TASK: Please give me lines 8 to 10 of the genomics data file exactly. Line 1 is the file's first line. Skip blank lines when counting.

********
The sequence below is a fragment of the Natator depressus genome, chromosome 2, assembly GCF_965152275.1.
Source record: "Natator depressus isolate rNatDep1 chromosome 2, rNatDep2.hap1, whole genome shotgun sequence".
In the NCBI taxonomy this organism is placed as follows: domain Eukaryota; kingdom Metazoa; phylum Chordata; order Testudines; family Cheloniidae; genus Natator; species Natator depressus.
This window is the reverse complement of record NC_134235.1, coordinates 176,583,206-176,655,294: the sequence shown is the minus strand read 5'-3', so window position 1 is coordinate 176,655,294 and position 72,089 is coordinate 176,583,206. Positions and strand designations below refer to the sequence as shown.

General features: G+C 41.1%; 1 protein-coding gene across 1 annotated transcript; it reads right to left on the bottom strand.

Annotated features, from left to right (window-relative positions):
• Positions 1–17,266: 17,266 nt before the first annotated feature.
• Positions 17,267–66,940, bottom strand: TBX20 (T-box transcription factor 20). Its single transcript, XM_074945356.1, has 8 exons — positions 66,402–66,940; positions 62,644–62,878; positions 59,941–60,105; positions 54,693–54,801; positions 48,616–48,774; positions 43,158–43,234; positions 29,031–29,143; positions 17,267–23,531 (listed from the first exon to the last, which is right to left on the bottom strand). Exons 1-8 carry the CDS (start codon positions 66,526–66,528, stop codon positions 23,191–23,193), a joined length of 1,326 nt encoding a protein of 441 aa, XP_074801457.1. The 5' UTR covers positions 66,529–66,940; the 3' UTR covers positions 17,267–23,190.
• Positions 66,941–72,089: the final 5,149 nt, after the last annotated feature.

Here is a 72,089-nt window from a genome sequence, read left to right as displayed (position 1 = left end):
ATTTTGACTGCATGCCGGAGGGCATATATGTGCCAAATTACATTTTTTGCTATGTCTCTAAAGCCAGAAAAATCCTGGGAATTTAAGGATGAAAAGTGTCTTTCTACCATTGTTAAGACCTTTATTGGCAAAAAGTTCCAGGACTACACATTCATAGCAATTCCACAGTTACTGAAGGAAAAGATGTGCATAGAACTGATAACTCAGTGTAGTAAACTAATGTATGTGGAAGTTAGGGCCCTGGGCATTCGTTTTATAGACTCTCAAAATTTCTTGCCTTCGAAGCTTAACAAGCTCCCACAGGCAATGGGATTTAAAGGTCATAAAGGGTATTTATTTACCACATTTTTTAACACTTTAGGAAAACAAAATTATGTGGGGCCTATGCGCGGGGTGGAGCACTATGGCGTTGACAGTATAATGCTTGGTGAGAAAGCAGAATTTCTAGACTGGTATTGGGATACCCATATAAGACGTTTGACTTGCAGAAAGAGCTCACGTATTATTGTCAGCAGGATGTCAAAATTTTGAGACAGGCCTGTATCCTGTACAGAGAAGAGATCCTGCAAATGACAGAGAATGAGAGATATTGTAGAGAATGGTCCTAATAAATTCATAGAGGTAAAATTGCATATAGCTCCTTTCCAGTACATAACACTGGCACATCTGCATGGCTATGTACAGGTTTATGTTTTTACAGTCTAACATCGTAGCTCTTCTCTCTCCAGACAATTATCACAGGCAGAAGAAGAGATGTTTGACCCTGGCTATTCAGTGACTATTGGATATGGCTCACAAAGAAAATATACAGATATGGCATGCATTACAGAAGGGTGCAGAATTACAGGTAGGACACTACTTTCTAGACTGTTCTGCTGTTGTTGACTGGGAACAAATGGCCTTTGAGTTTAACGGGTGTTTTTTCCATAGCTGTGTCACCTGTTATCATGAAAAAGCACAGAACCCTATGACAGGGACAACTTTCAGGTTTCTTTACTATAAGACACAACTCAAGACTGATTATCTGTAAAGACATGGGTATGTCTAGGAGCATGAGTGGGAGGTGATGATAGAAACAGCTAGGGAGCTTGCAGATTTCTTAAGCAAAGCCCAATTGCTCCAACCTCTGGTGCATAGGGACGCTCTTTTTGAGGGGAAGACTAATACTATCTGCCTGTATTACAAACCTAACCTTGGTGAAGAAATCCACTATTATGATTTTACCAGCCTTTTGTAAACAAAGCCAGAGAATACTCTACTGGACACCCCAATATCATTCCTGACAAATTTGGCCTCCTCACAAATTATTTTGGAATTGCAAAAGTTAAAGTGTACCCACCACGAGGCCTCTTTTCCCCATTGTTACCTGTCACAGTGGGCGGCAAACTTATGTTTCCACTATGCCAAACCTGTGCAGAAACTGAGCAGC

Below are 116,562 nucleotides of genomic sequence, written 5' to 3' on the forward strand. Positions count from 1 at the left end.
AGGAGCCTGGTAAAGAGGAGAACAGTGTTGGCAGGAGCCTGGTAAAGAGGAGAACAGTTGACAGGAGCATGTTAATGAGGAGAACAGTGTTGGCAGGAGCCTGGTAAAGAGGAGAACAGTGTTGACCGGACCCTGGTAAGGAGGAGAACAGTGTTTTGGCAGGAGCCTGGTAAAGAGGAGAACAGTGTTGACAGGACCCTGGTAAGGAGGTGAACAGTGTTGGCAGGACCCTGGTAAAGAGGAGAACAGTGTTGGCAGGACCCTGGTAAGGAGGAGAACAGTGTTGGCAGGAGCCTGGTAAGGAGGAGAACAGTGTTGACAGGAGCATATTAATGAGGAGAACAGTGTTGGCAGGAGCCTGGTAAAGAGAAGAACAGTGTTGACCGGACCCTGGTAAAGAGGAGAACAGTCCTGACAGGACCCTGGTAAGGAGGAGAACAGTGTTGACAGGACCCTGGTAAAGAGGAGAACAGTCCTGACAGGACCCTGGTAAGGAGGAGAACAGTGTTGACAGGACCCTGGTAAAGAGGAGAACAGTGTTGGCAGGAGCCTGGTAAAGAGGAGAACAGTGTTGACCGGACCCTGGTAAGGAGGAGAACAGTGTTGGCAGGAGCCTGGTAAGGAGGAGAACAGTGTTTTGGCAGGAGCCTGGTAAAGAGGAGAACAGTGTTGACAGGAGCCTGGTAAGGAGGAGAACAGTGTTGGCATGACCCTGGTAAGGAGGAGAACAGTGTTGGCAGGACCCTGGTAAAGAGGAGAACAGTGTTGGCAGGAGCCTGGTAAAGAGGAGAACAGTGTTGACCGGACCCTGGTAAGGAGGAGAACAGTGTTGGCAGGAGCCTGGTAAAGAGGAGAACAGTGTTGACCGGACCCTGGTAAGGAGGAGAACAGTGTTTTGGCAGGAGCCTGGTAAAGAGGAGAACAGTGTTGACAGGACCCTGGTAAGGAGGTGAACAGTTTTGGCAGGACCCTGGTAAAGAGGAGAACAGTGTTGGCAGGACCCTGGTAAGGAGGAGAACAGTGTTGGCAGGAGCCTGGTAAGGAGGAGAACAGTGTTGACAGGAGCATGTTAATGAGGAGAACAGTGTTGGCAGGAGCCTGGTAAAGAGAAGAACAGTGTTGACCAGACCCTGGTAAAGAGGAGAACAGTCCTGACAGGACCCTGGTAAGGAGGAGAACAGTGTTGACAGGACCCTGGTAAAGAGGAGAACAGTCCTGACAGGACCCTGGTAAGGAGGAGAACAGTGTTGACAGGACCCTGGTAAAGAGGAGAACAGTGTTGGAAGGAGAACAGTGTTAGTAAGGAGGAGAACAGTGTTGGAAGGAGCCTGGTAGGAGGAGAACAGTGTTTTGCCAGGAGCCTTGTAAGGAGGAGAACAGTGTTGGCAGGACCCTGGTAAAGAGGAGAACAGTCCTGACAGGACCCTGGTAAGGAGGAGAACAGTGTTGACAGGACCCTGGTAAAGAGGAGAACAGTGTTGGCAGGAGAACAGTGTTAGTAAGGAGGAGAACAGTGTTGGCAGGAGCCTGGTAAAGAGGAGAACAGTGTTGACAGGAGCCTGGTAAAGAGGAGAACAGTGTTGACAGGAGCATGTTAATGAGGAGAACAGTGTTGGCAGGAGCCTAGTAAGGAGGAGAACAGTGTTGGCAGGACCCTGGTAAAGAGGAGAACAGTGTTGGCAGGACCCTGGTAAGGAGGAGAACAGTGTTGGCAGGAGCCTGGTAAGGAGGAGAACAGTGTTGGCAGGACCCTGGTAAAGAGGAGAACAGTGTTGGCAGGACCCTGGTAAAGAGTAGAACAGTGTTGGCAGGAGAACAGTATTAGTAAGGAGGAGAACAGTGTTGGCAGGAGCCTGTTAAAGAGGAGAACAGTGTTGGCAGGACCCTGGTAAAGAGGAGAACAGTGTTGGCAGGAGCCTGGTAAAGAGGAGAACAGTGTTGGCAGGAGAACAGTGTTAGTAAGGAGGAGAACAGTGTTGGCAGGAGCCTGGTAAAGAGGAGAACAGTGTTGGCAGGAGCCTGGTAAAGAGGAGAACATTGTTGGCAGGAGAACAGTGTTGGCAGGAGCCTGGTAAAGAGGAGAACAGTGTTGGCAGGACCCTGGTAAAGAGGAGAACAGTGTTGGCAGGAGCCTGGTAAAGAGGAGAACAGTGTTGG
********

• Positions 17,267–66,940, bottom strand: TBX20 (T-box transcription factor 20). Its single transcript, XM_074945356.1, has 8 exons — positions 66,402–66,940; positions 62,644–62,878; positions 59,941–60,105; positions 54,693–54,801; positions 48,616–48,774; positions 43,158–43,234; positions 29,031–29,143; positions 17,267–23,531 (listed from the first exon to the last, which is right to left on the bottom strand). Exons 1-8 carry the CDS (start codon positions 66,526–66,528, stop codon positions 23,191–23,193), a joined length of 1,326 nt encoding a protein of 441 aa, XP_074801457.1. The 5' UTR covers positions 66,529–66,940; the 3' UTR covers positions 17,267–23,190.
• Positions 66,941–72,089: the final 5,149 nt, after the last annotated feature.

Here is a 72,089-nt window from a genome sequence, read left to right as displayed (position 1 = left end):